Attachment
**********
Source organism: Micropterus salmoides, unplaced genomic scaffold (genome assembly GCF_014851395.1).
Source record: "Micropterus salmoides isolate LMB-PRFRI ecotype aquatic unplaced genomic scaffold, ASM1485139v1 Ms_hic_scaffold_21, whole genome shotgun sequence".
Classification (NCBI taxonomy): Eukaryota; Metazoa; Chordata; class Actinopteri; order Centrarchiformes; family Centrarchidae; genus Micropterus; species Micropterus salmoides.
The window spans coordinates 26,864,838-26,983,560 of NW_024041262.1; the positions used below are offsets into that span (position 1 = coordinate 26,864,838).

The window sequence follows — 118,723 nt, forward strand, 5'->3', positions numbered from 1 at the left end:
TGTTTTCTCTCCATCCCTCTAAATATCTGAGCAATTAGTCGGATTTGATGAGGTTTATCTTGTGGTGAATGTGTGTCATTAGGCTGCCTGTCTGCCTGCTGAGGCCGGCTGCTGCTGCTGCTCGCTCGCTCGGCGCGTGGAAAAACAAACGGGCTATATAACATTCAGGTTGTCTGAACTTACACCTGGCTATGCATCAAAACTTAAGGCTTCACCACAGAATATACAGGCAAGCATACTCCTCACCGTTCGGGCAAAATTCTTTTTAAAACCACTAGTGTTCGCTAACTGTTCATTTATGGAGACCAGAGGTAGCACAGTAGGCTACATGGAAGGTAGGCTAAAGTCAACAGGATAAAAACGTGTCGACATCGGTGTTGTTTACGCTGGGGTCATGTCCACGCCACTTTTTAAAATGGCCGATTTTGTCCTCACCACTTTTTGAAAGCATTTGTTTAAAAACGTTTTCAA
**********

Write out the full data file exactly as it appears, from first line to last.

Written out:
Source organism: Micropterus salmoides, unplaced genomic scaffold (genome assembly GCF_014851395.1).
Source record: "Micropterus salmoides isolate LMB-PRFRI ecotype aquatic unplaced genomic scaffold, ASM1485139v1 Ms_hic_scaffold_21, whole genome shotgun sequence".
Classification (NCBI taxonomy): Eukaryota; Metazoa; Chordata; class Actinopteri; order Centrarchiformes; family Centrarchidae; genus Micropterus; species Micropterus salmoides.
The window spans coordinates 26,864,838-26,983,560 of NW_024041262.1; the positions used below are offsets into that span (position 1 = coordinate 26,864,838).

The window sequence follows — 118,723 nt, forward strand, 5'->3', positions numbered from 1 at the left end:
TGTTTTCTCTCCATCCCTCTAAATATCTGAGCAATTAGTCGGATTTGATGAGGTTTATCTTGTGGTGAATGTGTGTCATTAGGCTGCCTGTCTGCCTGCTGAGGCCGGCTGCTGCTGCTGCTCGCTCGCTCGGCGCGTGGAAAAACAAACGGGCTATATAACATTCAGGTTGTCTGAACTTACACCTGGCTATGCATCAAAACTTAAGGCTTCACCACAGAATATACAGGCAAGCATACTCCTCACCGTTCGGGCAAAATTCTTTTTAAAACCACTAGTGTTCGCTAACTGTTCATTTATGGAGACCAGAGGTAGCACAGTAGGCTACATGGAAGGTAGGCTAAAGTCAACAGGATAAAAACGTGTCGACATCGGTGTTGTTTACGCTGGGGTCATGTCCACGCCACTTTTTAAAATGGCCGATTTTGTCCTCACCACTTTTTGAAAGCATTTGTTTAAAAACGTTTTCAA